Why coming out still matters.

Note: A different version of this post originally appeared on my other blog, Scattered Thoughts.

In March of this year, I presented at my first academic conference. Hosted by my department’s Communication Graduate Caucus, the theme of the 11th annual CGC Conference was Play/Rewind, which focused on the notion that, in order to understand the present and how to shape the future, we must first understand the past.

I presented on YouTube coming out videos. These videos have become hugely popular in the last few years, with some of the more popular videos receiving millions of likes and thousands upon thousands of comments, which many comments coming from young individuals saying the videos helped them find the strength to come out themselves. Yet, for all the positive comments, the negative ones are still there as well, and I wonder whether the negativity, homophobia, and queer shaming hinders the coming out process for some individuals who are still in the closet.

For my conference presentation, I argued that in order to understand what’s happening today on YouTube, it’s essential to first look to the past and learn more about the coming out process itself. As I mentioned before, this research into the past allowed me to learn some new things, like where the term to “come out of the closet” finds its origins.

Here’s some of what I spoke about in my presentation:

Chirrey (2003) defines the phenomenon of coming out as being, “recognized by most self-identified lesbian or gay individuals as an experience they have in common: that moment of recognizing and asserting their gayness” (p.24). Of course, this goes beyond just lesbian and gay individuals and encompasses the whole queer community. When someone comes out, they are challenging the heterosexist view of the world by refusing to accept a negative evaluation of themselves and their lifestyle (Chirrey, 2003).

Coming out is, according to Judith Butler (1990, 1997), a performative process. Liang (1997) calls it a speech act that, “not only describes a state of affairs, namely the speaker’s gayness, but also brings those affairs, a new gay self, into being. By presenting a gay self, an individual alters social reality by creating a community of listeners and thereby establishing the beginnings of a new gay-aware culture. Coming out is, in this respect, a performative utterance that can be seen as revolutionary” (p. 293).

This revolution is extremely significant in the LGBT community. Delany (1999) argues that coming out has acquired extraordinary significance in the gay community—so much so that, “through much of that quarter-century [after the Stonewall riots], when, if you hadn’t ‘come out of the closet,’ many gay men and lesbians felt you had somehow betrayed them, that you couldn’t really ‘define yourself as gay,’ that you had not ‘accepted your gay identity’” (p. 67).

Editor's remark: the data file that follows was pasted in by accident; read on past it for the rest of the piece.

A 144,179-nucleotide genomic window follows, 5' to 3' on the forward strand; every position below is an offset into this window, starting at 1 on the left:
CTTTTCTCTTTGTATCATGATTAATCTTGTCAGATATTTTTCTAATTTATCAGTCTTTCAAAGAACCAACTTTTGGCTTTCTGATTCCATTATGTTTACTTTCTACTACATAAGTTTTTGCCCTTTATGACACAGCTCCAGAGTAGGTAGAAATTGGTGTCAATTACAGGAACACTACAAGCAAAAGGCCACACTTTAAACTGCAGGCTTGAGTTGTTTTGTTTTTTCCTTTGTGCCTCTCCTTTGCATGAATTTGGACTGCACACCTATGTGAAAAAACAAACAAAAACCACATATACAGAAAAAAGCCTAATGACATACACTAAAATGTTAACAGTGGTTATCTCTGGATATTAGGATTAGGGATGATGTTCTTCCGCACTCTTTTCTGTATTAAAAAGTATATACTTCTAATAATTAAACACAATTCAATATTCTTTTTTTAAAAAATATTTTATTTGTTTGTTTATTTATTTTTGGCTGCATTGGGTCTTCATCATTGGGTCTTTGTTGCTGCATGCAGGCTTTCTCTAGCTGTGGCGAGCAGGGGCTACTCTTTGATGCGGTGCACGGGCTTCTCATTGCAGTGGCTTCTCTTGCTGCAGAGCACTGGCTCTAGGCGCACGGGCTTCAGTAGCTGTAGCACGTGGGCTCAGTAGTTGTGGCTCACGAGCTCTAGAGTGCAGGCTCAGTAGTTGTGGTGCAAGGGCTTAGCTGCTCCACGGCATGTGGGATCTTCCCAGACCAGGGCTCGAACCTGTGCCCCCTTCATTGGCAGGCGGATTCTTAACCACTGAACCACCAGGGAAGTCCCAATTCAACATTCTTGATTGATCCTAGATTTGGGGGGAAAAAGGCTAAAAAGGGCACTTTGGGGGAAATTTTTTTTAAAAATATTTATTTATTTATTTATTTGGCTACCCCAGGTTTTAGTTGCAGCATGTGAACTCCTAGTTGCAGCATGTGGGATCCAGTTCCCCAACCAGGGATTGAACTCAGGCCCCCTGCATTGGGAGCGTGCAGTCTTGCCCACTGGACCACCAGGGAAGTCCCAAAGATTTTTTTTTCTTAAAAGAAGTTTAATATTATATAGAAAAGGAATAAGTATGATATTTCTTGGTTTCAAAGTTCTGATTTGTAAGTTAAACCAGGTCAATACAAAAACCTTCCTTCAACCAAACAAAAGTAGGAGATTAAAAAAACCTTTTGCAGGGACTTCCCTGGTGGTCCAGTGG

Looking beyond the act of coming out, I also want to briefly touch on where the terminology itself comes from. The use of “coming out” was introduced to the academic community in the 1950s when Evelyn Hooker observed that, “very often, the debut—referred to by homosexuals as the coming out—of a person who believes himself to be homosexual, but who has struggled against it, will occur when he identifies himself publicly for the first time as a homosexual” (Hooker, 1965).

As Chauncey (1994) explains, coming out is, “an arch play on the language of women’s culture—in this case the expression used to refer to the ritual of a debutante’s being formally introduced to, or ‘coming out’ into, the society of her cultural peers” (p. 7). He goes on to explain that a gay man’s coming out originally referred his being presented to prewar gay society at drag balls that were patterned on debutante and masquerade balls. In those prewar years, gay people did not speak of coming out of a closet, but rather into the, “‘homosexual society’ or the ‘gay world’, a world neither so small, nor so isolated, nor, often, so hidden as ‘closet’ implies” (Chauncey, 1994, p. 7).

Both Brown (2000) and Okrent (2013) suggest that the closet metaphor stems from the idea of “skeletons in the closet”. As Okrent says, “It is unclear exactly when gay people started using the closet metaphor, but it may have been used initially because many men who remained covert thought of their homosexuality as a sort of ‘skeleton in the closet’” (Okrent, 2013). Brown (2000) says that, while the exact origins of the metaphor are unclear, “it is clear that between 1968 and 1972 the term [‘closet’] came to signify the concealment and erasure of gays and lesbians” (Brown, 2000, p. 5). Sedgwick (1990) called the closet, the defining structure for gay oppression in the 20th century (p. 71).

According to Tamashiro, “In the 1950s, the term signified a coming out into a new world of hope and communal solidarity. However, by the 1970s, after the Stonewall rebellion, it came to signify not so much coming out into a new world as coming out of the loneliness, isolation, and self-hatred of the closet” (Tamashiro, 2004).